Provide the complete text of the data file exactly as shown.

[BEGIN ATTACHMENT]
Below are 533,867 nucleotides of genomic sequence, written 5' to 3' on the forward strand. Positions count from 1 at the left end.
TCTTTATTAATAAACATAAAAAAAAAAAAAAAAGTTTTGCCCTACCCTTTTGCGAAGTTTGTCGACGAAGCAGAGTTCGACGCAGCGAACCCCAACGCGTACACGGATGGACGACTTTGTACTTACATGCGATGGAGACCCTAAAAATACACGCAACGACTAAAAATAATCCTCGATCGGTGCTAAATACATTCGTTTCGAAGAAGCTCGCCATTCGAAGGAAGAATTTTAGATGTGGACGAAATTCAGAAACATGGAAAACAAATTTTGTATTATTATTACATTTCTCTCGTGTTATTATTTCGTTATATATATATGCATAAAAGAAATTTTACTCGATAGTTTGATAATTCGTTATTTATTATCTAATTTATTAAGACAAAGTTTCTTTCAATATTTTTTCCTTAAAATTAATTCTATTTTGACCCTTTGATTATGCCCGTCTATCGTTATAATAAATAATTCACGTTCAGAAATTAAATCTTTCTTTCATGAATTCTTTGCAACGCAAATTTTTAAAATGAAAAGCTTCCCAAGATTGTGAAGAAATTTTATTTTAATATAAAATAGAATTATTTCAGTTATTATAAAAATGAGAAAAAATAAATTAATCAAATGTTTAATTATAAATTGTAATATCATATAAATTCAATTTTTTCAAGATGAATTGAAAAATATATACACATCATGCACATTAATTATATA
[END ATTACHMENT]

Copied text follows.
Below are 533,867 nucleotides of genomic sequence, written 5' to 3' on the forward strand. Positions count from 1 at the left end.
TCTTTATTAATAAACATAAAAAAAAAAAAAAAAGTTTTGCCCTACCCTTTTGCGAAGTTTGTCGACGAAGCAGAGTTCGACGCAGCGAACCCCAACGCGTACACGGATGGACGACTTTGTACTTACATGCGATGGAGACCCTAAAAATACACGCAACGACTAAAAATAATCCTCGATCGGTGCTAAATACATTCGTTTCGAAGAAGCTCGCCATTCGAAGGAAGAATTTTAGATGTGGACGAAATTCAGAAACATGGAAAACAAATTTTGTATTATTATTACATTTCTCTCGTGTTATTATTTCGTTATATATATATGCATAAAAGAAATTTTACTCGATAGTTTGATAATTCGTTATTTATTATCTAATTTATTAAGACAAAGTTTCTTTCAATATTTTTTCCTTAAAATTAATTCTATTTTGACCCTTTGATTATGCCCGTCTATCGTTATAATAAATAATTCACGTTCAGAAATTAAATCTTTCTTTCATGAATTCTTTGCAACGCAAATTTTTAAAATGAAAAGCTTCCCAAGATTGTGAAGAAATTTTATTTTAATATAAAATAGAATTATTTCAGTTATTATAAAAATGAGAAAAAATAAATTAATCAAATGTTTAATTATAAATTGTAATATCATATAAATTCAATTTTTTCAAGATGAATTGAAAAATATATACACATCATGCACATTAATTATATA